Someone says 'I'm going to improve their effectiveness. I'm going to invent some gadgets here and plug them in'. There has never been an effective gadget that was plugged in over there that really made a difference until the human system adapted to it. So big changes there cause subsequent very large evolutionary changes in the human system. You've got a radical, explosive change like the digital technology and he says 'Oh, I'm going to use it to automate things over here, huh?" So this was the prevailing thing in the '70s. But that just can't be.

What happens is that the left-hand side, the human side, has got to co-evolve lots of new ways in which it does things, in which it harnesses basic human capabilities. So, we're talking about revolution like we've never seen before and it isn't going to be like you just sit there and have the equivalent of a document on your screen and you scroll it. That's not using anything of the computer capabilities or what your mind and your sensory and perceptual machinery can work with. There's a revolution in the making but its not going to happen unless we find ways to co-evolve those two things.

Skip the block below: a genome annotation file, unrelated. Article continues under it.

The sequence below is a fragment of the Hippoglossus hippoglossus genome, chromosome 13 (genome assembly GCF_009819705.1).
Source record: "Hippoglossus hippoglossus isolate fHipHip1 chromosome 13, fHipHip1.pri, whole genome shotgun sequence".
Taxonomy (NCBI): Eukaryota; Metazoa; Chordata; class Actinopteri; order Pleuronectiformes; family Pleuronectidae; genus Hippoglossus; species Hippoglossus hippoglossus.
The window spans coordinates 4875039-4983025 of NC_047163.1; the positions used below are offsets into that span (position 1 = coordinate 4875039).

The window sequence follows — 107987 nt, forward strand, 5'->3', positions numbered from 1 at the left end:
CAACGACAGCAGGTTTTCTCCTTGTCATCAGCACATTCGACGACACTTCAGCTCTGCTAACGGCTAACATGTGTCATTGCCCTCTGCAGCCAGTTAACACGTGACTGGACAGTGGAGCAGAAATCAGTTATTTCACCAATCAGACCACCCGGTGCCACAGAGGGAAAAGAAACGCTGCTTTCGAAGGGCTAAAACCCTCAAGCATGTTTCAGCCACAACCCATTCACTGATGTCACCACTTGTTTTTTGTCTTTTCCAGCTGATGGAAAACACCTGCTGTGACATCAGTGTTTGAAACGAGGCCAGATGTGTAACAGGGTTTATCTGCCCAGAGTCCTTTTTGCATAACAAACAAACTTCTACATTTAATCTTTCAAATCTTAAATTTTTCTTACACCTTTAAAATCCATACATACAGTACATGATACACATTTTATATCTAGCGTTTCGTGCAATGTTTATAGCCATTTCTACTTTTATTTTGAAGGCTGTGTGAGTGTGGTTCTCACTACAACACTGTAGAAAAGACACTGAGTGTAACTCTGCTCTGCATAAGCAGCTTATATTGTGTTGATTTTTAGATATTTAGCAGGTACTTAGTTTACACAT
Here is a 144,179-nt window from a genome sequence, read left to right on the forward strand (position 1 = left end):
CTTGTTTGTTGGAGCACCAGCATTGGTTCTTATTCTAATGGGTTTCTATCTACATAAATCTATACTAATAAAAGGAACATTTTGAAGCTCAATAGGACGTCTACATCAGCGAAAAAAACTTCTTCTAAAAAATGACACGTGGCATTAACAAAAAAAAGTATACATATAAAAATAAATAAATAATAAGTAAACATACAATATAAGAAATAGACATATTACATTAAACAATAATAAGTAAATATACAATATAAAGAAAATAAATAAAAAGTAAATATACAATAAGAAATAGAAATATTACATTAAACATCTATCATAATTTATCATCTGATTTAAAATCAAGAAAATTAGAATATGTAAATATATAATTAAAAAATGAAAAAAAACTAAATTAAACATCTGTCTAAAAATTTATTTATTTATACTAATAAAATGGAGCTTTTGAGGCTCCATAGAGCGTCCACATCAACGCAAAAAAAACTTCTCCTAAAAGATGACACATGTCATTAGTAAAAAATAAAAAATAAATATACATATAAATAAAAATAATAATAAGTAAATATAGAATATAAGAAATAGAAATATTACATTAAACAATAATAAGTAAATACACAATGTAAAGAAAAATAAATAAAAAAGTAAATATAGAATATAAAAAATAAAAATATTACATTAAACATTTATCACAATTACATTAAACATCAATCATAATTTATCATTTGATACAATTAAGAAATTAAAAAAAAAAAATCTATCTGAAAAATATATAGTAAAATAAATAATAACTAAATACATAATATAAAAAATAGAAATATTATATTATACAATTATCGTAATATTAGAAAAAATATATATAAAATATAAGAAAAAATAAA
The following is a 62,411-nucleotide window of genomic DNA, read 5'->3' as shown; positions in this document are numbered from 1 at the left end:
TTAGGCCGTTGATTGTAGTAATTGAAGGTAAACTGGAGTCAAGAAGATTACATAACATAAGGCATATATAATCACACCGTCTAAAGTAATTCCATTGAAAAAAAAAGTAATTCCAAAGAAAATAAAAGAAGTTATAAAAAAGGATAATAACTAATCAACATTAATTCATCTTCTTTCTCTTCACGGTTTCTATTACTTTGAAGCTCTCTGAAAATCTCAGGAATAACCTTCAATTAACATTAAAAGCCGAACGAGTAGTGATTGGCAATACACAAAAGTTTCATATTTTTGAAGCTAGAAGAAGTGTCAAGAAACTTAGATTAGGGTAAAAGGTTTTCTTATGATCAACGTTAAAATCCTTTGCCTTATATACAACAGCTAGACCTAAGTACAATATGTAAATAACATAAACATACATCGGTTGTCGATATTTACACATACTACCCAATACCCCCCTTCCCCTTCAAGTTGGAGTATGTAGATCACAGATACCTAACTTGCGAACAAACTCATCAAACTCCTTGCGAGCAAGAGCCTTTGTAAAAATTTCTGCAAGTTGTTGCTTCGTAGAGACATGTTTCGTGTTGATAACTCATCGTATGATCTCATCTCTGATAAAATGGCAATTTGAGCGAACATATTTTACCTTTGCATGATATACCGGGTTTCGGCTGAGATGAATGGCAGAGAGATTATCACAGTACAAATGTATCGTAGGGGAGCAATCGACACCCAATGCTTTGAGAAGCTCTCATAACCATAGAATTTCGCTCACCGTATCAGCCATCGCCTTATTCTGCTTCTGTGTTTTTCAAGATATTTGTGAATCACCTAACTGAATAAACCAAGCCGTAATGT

So we say, let's think of the equivalent of a frontier out there. The human system and tool system, some combination of those for any organization and you say 'well there's a fairly primitive organization or society, well there's somewhat less primitive, well they're more, etc.' So you start going around the world and cataloguing them and trying to measure them on here and you find that they spread around in some interesting way. When you finally get to your organization, and since you're modern and well-equipped etc. you know you're going to be right up there, right? So then you sit there through the years and you're saying 'we're evolving and we know we need to move more towards what we can anticipate in the technology and tool systems and up here, yeah, we're doing ok. We send people to conferences and once in a while we hire a consultant here and we're moving in that space. Right.